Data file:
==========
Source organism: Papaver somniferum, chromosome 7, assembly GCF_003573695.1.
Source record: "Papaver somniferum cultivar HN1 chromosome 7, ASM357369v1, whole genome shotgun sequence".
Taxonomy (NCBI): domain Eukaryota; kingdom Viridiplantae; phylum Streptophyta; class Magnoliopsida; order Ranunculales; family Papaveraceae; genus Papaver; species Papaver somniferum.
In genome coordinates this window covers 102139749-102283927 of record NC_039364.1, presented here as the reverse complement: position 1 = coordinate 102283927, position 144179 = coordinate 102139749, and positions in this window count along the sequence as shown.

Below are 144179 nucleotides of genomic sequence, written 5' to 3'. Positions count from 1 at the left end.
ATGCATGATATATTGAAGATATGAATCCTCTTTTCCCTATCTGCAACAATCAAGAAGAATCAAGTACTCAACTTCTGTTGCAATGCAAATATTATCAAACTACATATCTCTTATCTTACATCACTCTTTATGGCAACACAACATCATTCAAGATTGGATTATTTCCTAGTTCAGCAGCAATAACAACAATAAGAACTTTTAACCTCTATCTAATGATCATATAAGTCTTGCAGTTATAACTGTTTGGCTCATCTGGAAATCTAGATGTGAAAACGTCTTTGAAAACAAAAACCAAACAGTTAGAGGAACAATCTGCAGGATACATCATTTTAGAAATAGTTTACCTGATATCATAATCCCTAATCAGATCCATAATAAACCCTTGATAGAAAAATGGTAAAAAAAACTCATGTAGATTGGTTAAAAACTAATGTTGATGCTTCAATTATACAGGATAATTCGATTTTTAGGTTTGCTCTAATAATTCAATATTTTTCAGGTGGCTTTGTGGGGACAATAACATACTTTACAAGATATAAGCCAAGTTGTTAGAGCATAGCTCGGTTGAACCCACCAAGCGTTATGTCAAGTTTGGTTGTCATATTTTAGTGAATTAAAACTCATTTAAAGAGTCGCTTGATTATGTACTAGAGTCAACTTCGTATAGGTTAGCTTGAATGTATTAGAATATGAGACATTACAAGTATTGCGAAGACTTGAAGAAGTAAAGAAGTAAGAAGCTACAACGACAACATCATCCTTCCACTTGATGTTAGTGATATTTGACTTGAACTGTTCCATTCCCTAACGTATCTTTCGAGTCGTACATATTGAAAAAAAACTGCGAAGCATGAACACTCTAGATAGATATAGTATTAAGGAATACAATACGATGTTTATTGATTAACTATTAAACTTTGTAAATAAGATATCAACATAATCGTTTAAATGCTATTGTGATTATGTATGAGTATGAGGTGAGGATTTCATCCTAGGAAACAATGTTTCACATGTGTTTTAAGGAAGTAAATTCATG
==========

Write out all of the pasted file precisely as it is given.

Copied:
Source organism: Papaver somniferum, chromosome 7, assembly GCF_003573695.1.
Source record: "Papaver somniferum cultivar HN1 chromosome 7, ASM357369v1, whole genome shotgun sequence".
Taxonomy (NCBI): domain Eukaryota; kingdom Viridiplantae; phylum Streptophyta; class Magnoliopsida; order Ranunculales; family Papaveraceae; genus Papaver; species Papaver somniferum.
In genome coordinates this window covers 102139749-102283927 of record NC_039364.1, presented here as the reverse complement: position 1 = coordinate 102283927, position 144179 = coordinate 102139749, and positions in this window count along the sequence as shown.

Below are 144179 nucleotides of genomic sequence, written 5' to 3'. Positions count from 1 at the left end.
ATGCATGATATATTGAAGATATGAATCCTCTTTTCCCTATCTGCAACAATCAAGAAGAATCAAGTACTCAACTTCTGTTGCAATGCAAATATTATCAAACTACATATCTCTTATCTTACATCACTCTTTATGGCAACACAACATCATTCAAGATTGGATTATTTCCTAGTTCAGCAGCAATAACAACAATAAGAACTTTTAACCTCTATCTAATGATCATATAAGTCTTGCAGTTATAACTGTTTGGCTCATCTGGAAATCTAGATGTGAAAACGTCTTTGAAAACAAAAACCAAACAGTTAGAGGAACAATCTGCAGGATACATCATTTTAGAAATAGTTTACCTGATATCATAATCCCTAATCAGATCCATAATAAACCCTTGATAGAAAAATGGTAAAAAAAACTCATGTAGATTGGTTAAAAACTAATGTTGATGCTTCAATTATACAGGATAATTCGATTTTTAGGTTTGCTCTAATAATTCAATATTTTTCAGGTGGCTTTGTGGGGACAATAACATACTTTACAAGATATAAGCCAAGTTGTTAGAGCATAGCTCGGTTGAACCCACCAAGCGTTATGTCAAGTTTGGTTGTCATATTTTAGTGAATTAAAACTCATTTAAAGAGTCGCTTGATTATGTACTAGAGTCAACTTCGTATAGGTTAGCTTGAATGTATTAGAATATGAGACATTACAAGTATTGCGAAGACTTGAAGAAGTAAAGAAGTAAGAAGCTACAACGACAACATCATCCTTCCACTTGATGTTAGTGATATTTGACTTGAACTGTTCCATTCCCTAACGTATCTTTCGAGTCGTACATATTGAAAAAAAACTGCGAAGCATGAACACTCTAGATAGATATAGTATTAAGGAATACAATACGATGTTTATTGATTAACTATTAAACTTTGTAAATAAGATATCAACATAATCGTTTAAATGCTATTGTGATTATGTATGAGTATGAGGTGAGGATTTCATCCTAGGAAACAATGTTTCACATGTGTTTTAAGGAAGTAAATTCATG